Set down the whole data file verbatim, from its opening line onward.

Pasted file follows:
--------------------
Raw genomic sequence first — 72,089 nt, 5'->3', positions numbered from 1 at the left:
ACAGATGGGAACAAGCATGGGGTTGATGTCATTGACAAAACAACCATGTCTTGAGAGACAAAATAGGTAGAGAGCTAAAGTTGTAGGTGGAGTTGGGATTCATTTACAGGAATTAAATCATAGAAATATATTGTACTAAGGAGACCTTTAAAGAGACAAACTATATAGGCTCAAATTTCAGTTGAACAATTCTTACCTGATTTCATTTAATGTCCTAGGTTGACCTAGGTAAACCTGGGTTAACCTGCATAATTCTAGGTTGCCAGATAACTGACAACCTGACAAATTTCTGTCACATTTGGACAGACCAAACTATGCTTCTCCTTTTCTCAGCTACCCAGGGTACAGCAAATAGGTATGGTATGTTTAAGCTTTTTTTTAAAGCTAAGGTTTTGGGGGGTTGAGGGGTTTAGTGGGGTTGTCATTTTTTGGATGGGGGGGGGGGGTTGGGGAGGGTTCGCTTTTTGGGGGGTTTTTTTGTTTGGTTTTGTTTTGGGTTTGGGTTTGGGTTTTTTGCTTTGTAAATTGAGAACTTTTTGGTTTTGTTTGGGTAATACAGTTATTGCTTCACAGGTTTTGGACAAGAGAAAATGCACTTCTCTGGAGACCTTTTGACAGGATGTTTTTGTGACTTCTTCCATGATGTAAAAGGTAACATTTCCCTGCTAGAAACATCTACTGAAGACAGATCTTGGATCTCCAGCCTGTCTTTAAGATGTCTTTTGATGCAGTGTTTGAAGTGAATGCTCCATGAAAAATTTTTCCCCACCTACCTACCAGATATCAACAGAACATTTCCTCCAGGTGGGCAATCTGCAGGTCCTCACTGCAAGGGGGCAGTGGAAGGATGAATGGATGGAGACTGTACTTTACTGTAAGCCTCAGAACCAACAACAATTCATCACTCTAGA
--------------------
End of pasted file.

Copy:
Raw genomic sequence first — 72,089 nt, 5'->3', positions numbered from 1 at the left:
ACAGATGGGAACAAGCATGGGGTTGATGTCATTGACAAAACAACCATGTCTTGAGAGACAAAATAGGTAGAGAGCTAAAGTTGTAGGTGGAGTTGGGATTCATTTACAGGAATTAAATCATAGAAATATATTGTACTAAGGAGACCTTTAAAGAGACAAACTATATAGGCTCAAATTTCAGTTGAACAATTCTTACCTGATTTCATTTAATGTCCTAGGTTGACCTAGGTAAACCTGGGTTAACCTGCATAATTCTAGGTTGCCAGATAACTGACAACCTGACAAATTTCTGTCACATTTGGACAGACCAAACTATGCTTCTCCTTTTCTCAGCTACCCAGGGTACAGCAAATAGGTATGGTATGTTTAAGCTTTTTTTTAAAGCTAAGGTTTTGGGGGGTTGAGGGGTTTAGTGGGGTTGTCATTTTTTGGATGGGGGGGGGGGGTTGGGGAGGGTTCGCTTTTTGGGGGGTTTTTTTGTTTGGTTTTGTTTTGGGTTTGGGTTTGGGTTTTTTGCTTTGTAAATTGAGAACTTTTTGGTTTTGTTTGGGTAATACAGTTATTGCTTCACAGGTTTTGGACAAGAGAAAATGCACTTCTCTGGAGACCTTTTGACAGGATGTTTTTGTGACTTCTTCCATGATGTAAAAGGTAACATTTCCCTGCTAGAAACATCTACTGAAGACAGATCTTGGATCTCCAGCCTGTCTTTAAGATGTCTTTTGATGCAGTGTTTGAAGTGAATGCTCCATGAAAAATTTTTCCCCACCTACCTACCAGATATCAACAGAACATTTCCTCCAGGTGGGCAATCTGCAGGTCCTCACTGCAAGGGGGCAGTGGAAGGATGAATGGATGGAGACTGTACTTTACTGTAAGCCTCAGAACCAACAACAATTCATCACTCTAGA